There was a varied collection of turn-of-the-century American proponents of the Marginalist Revolution.
The arrival of the Marginalist Revolution to the United States was not quick. In the 19th Century, American economists were generally suspicious of British classical economics and the French liberal school, viewing its "free trade" dogmas as conflicting with their preferred protectionist "American System", so it sometimes hard to disentangle American critics of the Ricardian system with converts to marginalism proper.
Among the former we can include Arthur Latham Perry, a proponent of the "catallactic" school, and Francis A. Walker, whose critique of the wages fund doctrine and progenitor of the residual claimant theory of distribution can be seen as clearing the ground for the arrival of marginalism. Among the latter are Simon Newcomb, who followed the English Jevonian literature from the outset. And then there are the homegrown marginalists, like John Bates Clark, who came to the marginalist revolution quite independently: Clark "discovered" the marginal utility theory of value on his own in 1881; he is also credited as the first discoverer of the marginal productivity theory of distribution in 1889 (really, an elaboration of Walker's own).
Clark, like many American academics of his time, was part of the "New Generation" of American economists, who went study abroad to Germany. Most were trained in the German Historicist tradition, and brought that back to the United States in the 1870s and 1880s, which would later evolve into the American Institutionalist School. But some of the new generation economists came across the work of the Austrian School abroad. And it is through Austrian economics, notably the works of B÷hm-Bawerk (who deigned to print in American journals), that the marginalist revolution became familiar in the United States in the 1890s.
For a while, it was possible to distinguish between the homegrown Clarkian marginalism and the imported European variety. Clark did not start off from individual psychology, but rather from a "collective" or rather a "social organism" psychology (echoing his own German training). Clark limited his explanation of value in marginal utility terms in reference to the value of the national product as a whole. Clark's "Social Value" approach was followed, in various degrees, by his Columbia students, like Alvin S. Johnson, Benjamin M. Anderson and Paul H. Douglas.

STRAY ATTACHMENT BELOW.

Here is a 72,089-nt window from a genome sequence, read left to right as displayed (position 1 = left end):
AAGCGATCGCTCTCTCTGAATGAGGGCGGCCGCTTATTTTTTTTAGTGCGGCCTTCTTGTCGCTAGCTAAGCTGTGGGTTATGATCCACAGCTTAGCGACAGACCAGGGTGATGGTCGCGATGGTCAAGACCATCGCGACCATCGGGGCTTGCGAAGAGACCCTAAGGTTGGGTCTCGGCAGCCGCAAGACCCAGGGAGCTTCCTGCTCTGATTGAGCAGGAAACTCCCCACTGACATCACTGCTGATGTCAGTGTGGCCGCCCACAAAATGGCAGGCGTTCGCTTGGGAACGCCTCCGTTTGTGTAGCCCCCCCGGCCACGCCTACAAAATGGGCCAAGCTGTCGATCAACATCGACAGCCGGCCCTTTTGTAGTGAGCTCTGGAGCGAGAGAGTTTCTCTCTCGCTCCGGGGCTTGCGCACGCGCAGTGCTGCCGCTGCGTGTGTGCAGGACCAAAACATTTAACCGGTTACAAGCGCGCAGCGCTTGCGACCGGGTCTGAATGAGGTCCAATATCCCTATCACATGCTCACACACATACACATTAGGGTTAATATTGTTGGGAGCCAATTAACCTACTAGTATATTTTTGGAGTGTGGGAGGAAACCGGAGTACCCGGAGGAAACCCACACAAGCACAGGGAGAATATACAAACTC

European marginalism, particular the Austrian School variety, was forwarded in the United States by Irving Fisher, Frank A. Fetter and Herbert J. Davenport. Traditionally, the label, "American Psychological School" was coined by Fetter to apply exclusively to this particular group. However, we should note that all of these American authors were wary of the hedonistic implications of the "utility" concept. They all focused on the "preference" aspect of economic choice in price-formation, eschewing all explanations in terms of the hedonic calculus of pleasure and pain. They argued that economic choice was consistent with all sorts of human psychology.
The relationship between the American "Social Value" and "Psychological" schools was not an intimate one. Both Fetter and Davenport attacked the Social Value school for their "optimistic" -- or rather, "apologist" -- implications. In this assault, they were joined by the Austrian economists, like B÷hm-Bawerk (1896), Schumpeter (1909) and Wieser (1914).
Neither the Social Value nor the Psychological School exhausted the varieties of marginalism that would emerge in the United States in the early 20th C. In Henry L. Moore and his student, Henry Schultz, we have the Lausanne School's ambassadors to the United States. However, they were far less interested in the controversial questions of utility and value and more in the analysis and estimation of mathematical general equilibrium systems. Sidney Sherwood at John Hopkins and Frank W. Taussig of Harvard another set of early converts, instrumental in the "Neoclassicization" of their departments.
Early Converts to the Marginalist Revolution
The American Psychological School
Later American Neoclassicals
Resources on American Psychological School
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